law school, we also embrace a mission that includes serving as a resource for
developing law and public policy in Maryland and beyond its borders. Our efforts
in this area are enhanced immeasurably by the opportunities for collaboration
that the University affords. The School of Law's specialty programs, academic
centers and faculty scholarship, as well as its wide range of conferences and
symposia all draw on the resources of our sister professional schools. Collaboration
helps frame the debate on a variety of issues, such as end-of-life care, the
environment, tobacco control, the ethics of nanotechnology and the intricacies
of venture capital.
Our role as a public law school also includes offering service to the community.
The law school's Clinical Law Program enables us to help people of modest means
while giving our students hands-on experience in a diversity of practice areas.
For many of these, an interdisciplinary approach enriches the students' understanding
of the legal issues they seek to unravel and trains them to become collaborative
problem solvers. For example, a law student might work with students from the
schools of Social Work and Nursing to secure legal custody for a child's grandparents,
provide the child with health care and ensure that the couple receives its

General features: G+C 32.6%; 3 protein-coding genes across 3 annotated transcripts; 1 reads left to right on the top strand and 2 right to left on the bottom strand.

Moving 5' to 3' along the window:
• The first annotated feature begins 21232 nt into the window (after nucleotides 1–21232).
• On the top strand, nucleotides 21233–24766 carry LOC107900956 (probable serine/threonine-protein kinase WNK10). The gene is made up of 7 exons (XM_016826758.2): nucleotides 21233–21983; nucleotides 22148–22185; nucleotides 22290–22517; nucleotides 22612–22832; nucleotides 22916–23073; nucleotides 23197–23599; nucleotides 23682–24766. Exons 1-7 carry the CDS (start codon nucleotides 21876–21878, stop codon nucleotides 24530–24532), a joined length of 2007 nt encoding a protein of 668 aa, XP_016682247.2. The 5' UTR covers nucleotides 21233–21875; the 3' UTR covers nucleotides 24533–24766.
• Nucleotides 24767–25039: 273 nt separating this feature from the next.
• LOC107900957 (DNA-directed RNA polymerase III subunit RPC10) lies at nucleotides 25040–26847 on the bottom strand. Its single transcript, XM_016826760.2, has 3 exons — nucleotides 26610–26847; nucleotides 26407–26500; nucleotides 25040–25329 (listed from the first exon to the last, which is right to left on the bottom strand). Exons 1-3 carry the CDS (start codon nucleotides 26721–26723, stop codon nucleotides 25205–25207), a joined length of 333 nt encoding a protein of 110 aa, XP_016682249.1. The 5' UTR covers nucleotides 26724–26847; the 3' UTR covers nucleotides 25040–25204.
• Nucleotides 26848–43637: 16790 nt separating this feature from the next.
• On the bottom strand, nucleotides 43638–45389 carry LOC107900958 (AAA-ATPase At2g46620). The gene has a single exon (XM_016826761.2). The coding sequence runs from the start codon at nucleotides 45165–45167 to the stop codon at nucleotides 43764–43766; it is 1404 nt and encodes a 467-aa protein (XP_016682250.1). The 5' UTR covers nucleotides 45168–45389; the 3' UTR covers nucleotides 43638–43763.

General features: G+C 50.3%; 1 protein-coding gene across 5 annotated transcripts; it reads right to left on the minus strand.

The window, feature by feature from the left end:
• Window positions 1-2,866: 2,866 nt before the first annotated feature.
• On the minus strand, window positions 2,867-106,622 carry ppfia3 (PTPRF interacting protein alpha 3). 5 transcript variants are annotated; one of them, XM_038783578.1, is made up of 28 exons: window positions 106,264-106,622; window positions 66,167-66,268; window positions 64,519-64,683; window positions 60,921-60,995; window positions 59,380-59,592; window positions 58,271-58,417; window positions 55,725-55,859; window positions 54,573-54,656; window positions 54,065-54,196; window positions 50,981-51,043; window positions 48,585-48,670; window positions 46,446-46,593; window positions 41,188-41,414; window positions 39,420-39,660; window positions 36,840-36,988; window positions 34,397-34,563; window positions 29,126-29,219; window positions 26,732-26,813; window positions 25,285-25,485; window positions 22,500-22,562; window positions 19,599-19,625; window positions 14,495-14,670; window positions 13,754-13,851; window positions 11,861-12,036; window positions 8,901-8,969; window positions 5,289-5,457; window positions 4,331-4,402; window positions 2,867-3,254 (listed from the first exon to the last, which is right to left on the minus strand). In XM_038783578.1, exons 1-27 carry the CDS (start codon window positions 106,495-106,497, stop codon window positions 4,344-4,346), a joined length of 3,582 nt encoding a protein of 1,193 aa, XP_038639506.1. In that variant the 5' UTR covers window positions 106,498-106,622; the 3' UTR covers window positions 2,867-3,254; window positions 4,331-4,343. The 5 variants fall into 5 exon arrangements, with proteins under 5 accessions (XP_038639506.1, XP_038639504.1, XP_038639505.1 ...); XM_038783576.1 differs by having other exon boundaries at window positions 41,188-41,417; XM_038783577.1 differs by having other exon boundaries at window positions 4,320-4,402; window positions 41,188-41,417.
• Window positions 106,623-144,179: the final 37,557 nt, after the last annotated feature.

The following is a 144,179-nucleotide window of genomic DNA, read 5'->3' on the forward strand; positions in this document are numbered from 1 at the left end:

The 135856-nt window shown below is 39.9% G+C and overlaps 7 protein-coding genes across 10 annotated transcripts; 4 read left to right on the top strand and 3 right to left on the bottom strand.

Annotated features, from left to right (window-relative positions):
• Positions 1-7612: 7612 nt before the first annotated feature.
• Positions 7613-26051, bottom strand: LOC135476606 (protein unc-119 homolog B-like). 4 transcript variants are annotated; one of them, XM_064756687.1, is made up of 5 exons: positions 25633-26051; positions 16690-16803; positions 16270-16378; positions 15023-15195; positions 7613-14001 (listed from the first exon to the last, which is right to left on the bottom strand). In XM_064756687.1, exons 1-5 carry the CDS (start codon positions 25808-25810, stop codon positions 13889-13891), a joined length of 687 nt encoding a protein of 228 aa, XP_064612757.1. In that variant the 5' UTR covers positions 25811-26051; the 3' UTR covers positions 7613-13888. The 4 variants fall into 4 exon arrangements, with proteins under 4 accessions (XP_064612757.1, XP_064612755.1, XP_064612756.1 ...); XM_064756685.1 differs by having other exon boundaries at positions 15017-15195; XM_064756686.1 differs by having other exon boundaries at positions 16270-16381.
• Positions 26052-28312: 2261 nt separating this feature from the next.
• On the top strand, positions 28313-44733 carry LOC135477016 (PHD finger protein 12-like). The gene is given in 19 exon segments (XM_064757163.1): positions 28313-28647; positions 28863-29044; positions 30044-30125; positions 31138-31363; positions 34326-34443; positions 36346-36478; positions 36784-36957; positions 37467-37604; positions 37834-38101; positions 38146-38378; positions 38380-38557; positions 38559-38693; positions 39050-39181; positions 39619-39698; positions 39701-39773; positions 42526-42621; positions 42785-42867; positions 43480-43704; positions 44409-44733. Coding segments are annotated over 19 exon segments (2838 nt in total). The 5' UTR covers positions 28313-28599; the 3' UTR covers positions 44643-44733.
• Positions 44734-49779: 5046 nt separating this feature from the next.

government benefits. All told, the 24 individual clinics provide more than
110,000 hours of free legal services to Maryland citizens all across the state,
and participation is required of all our full-time students.
The Center for Health and Homeland Security is an exemplar of interdisciplinary
learning. At each of the University's six professional schools, the Center
develops and expands on scientific research, health programs, policy development,
training, legal analysis and government consulting. Through the Center, students
have responded to innumerable requests from the city of Baltimore and surrounding
localities, the state of Maryland and the federal government to help with a
broad range of issues homeland security issues, such as planning for a potential
terrorism crisis or formulating policies for consequence management.
The School of Law's reliance on interdisciplinary instruction extends to
theatrical performances as well. Under the aegis of our Linking Law & the Arts
program, the law school holds panel discussions and other events in conjunction
with local artistic offerings. On one recent panel, Graham Burnett, a history
of science professor at Princeton University, led a discussion titled "The
Jury as Truth Finder: Fact or Fiction?" in conjunction with a performance of
the play 12 Angry Men at the Hippodrome Theatre. The Linking Law & the
Arts program seeks to use theater and art to help address complex legal, social,
and public policy issues, while using the lens of law and society to help the
public better understand theater and art.
Since the late 19th century, when Christopher Columbus Langdell developed
the casebook teaching method at Harvard Law School, the core elements of legal
education have remained largely unchanged. But today's law school graduates
must command a scope of knowledge that extends beyond the law to encompass
many other disciplines. By drawing on the wisdom and expertise of our academic
community, we seek to equip the next generation of lawyers for new professional
challenges with an innovative law school experience.
Karen H. Rothenberg, J.D., M.P.A. is Dean and Marjorie
Cook Professor of Law of the University of Maryland School of Law.